As the dust settles post the recent local elections and many new chief executive appointments announced, now is an opportune time to consider the role of political leaders as organisational ambassadors.
The scrutiny of public leaders, both those elected and those holding executive office has never been higher nor more visible. We would also argue that the need to lead effectively, ethically, with both social heart and commercial head has never been so important for organisational and employee wellbeing, future success and stability.
In light of this, it is interesting to consider the withdrawal of some senior candidates from recruitment processes once the local election results were announced. At a time when competition for the best talent is fierce, what risk does this pose to our public organisations and how deeply do political leaders understand that they are a window to the organisation and the ‘brand’ mouthpiece?
With such open access and council meetings shared on social media, there is nowhere to hide in terms of member engagement and behaviours with each other and their officers.
How does their personal leadership, clarity of vision and engagement help attract diverse talent or, conversely, how might it drive the best talent into the arms of other local authorities? As democratic services in local government pull out all the stops to prepare members in fulfilling their role, is there sufficient focus on the less tangible, ‘softer’ skills needed to succeed individually and collectively in terms of leadership style and behaviours?
When pace, agility and effective engagement are essential for organisational success and community outcomes, how can authorities ensure that ‘business as usual behaviours’ reflect a culture and ethos that will retain staff and bring in the newer skills that will deliver technology and people-led transformation while achieving greater representation and understanding of community needs.
The last 18 months has seen the greatest chief executive turnover for some years, and this is reflected across other sectors such as health and not for profit. With many having postponed retirement to navigate their organisations through the pandemic, we know that there are more to come. As the economy enters a more turbulent phase with inflation at a 40-year high, now is the time to re-energise and escalate ambitious change programmes using the agility from recent experience to create entrepreneurial, non-hierarchical environments that criss-cross services and sectors.
In looking to the immediate future, my question is now how much bolder can local authorities be? How confident is the sector that it has its succession planning in place and that current officers and members are able to navigate a still uncertain landscape?
Over the next two to three years many directors will be eligible to claim their pensions or reach a maximum pension pot. Alternative lifestyles will continue to appeal to senior leaders and risks a talent vacuum that cannot be immediately filled. How can members and officers encourage talent to the sector and help more diverse talent step up to be leadership ready? Though some of these new leaders may not have the technical skills (there is often sufficient expertise around them) they will have the energy to inspire and galvanise a weary workforce where budgets will be limited. They will be creative in forging new collaborative partnerships that embrace technology while offering frontline staff greater opportunity to do what they do best: talk, support and engage with service users.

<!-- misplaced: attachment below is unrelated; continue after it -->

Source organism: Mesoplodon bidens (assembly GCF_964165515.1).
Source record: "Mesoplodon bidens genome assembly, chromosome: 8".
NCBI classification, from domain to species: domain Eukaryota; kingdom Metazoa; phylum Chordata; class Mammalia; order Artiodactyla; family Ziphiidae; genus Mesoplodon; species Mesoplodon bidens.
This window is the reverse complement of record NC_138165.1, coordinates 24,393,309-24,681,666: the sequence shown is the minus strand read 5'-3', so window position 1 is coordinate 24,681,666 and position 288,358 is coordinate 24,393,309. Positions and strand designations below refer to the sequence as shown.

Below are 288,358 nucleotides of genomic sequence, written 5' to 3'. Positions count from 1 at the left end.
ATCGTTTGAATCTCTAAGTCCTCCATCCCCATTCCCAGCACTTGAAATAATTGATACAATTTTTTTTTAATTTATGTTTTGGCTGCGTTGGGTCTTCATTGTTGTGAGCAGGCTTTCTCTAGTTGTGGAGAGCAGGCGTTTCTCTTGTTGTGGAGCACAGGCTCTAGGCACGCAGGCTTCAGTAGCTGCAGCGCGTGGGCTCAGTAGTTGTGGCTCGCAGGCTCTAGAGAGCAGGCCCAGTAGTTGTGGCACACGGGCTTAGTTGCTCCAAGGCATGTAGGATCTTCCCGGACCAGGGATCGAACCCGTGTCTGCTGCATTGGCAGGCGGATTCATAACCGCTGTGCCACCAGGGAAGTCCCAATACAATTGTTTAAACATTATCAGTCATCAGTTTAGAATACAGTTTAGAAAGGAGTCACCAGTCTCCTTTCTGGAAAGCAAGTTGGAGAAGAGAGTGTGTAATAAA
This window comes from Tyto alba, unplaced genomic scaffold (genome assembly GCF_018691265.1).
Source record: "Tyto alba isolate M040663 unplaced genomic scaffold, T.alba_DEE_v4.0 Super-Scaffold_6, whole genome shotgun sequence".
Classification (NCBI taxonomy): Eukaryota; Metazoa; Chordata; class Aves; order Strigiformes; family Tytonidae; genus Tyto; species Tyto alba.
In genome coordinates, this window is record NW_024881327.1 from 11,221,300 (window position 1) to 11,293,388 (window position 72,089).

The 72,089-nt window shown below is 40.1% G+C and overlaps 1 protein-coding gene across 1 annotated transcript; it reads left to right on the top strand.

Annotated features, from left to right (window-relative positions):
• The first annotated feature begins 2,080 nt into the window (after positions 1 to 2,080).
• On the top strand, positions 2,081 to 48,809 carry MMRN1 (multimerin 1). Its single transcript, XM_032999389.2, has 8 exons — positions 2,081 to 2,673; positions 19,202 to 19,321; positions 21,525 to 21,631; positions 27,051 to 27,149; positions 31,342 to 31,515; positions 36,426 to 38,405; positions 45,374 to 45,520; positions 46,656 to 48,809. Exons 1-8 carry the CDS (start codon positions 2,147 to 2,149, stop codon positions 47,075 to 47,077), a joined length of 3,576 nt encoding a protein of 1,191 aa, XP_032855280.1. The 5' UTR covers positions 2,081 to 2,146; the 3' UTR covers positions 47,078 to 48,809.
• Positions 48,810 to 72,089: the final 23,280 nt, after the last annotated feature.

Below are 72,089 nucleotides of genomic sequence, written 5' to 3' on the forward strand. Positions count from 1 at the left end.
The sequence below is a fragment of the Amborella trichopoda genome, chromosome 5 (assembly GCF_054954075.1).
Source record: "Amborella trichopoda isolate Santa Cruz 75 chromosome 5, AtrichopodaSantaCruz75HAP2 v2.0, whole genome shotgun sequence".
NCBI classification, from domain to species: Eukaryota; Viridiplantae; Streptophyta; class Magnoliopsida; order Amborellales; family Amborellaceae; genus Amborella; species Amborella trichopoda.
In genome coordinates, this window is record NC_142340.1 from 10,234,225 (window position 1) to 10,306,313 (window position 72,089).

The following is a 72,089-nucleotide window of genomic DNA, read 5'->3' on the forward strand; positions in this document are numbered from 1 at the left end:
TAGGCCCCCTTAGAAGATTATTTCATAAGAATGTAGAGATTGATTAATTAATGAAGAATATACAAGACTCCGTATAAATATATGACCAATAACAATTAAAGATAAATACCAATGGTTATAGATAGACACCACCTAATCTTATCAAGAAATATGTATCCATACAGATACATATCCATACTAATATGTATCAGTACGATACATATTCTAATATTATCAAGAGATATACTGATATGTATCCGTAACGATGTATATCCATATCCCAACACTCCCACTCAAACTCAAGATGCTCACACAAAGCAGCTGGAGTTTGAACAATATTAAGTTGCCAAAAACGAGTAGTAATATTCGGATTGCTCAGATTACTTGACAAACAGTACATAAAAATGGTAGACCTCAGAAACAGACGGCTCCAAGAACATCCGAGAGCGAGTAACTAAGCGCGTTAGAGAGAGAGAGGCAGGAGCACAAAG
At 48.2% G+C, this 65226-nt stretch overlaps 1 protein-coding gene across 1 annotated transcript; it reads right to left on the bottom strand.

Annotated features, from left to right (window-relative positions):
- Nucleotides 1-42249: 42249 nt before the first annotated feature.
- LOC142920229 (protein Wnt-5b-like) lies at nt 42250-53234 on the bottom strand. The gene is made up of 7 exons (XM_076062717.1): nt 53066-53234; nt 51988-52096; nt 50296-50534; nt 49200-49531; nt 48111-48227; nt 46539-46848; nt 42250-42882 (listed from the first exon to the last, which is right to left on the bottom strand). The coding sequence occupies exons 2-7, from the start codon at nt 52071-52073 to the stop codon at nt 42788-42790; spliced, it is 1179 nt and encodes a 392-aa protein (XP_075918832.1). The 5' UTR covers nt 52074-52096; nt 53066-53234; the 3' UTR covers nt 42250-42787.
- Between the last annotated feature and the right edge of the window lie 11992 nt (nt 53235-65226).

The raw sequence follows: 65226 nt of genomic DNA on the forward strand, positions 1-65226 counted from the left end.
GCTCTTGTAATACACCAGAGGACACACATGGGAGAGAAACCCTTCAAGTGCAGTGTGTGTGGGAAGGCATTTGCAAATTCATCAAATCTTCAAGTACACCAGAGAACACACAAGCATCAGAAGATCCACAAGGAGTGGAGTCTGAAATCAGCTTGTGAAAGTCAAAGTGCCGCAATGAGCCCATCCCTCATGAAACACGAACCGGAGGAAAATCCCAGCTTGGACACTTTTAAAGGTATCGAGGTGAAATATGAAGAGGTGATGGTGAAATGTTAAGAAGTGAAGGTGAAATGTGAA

This diversity of thought has never been more important than it is right now. Elected members involved in the appointment process of senior officers are at the helm of this momentous change and will be thinking carefully about what their organisation’s needs and how their own leadership impacts who they appoint.
Putting personal and party differences aside and prioritising what collective change and support they really can give will create a positive and unified organisational dynamic.
Perhaps the assessment we make of candidates and their fit is a little one-sided. In this climate, maybe final panel members would benefit from psychometric profiling to establish their ‘group’ appetite for change and levels of resilience under immense stress; the successful appointee should complement this team profile without having to mirror the same behaviours or competencies.
If the member panel is the window to the organisation and personification of the ‘employer brand’, in a candidate-driven market, leaders (and ultimately the public) are looking for a corporate culture that demonstrates integrity, humility and creativity in how public services are delivered and employees treated. They are less tolerant of complacency, inappropriate behaviour or an inability to think differently.
Nancy Scott is a partner in GatenbySanderson’s local government practice.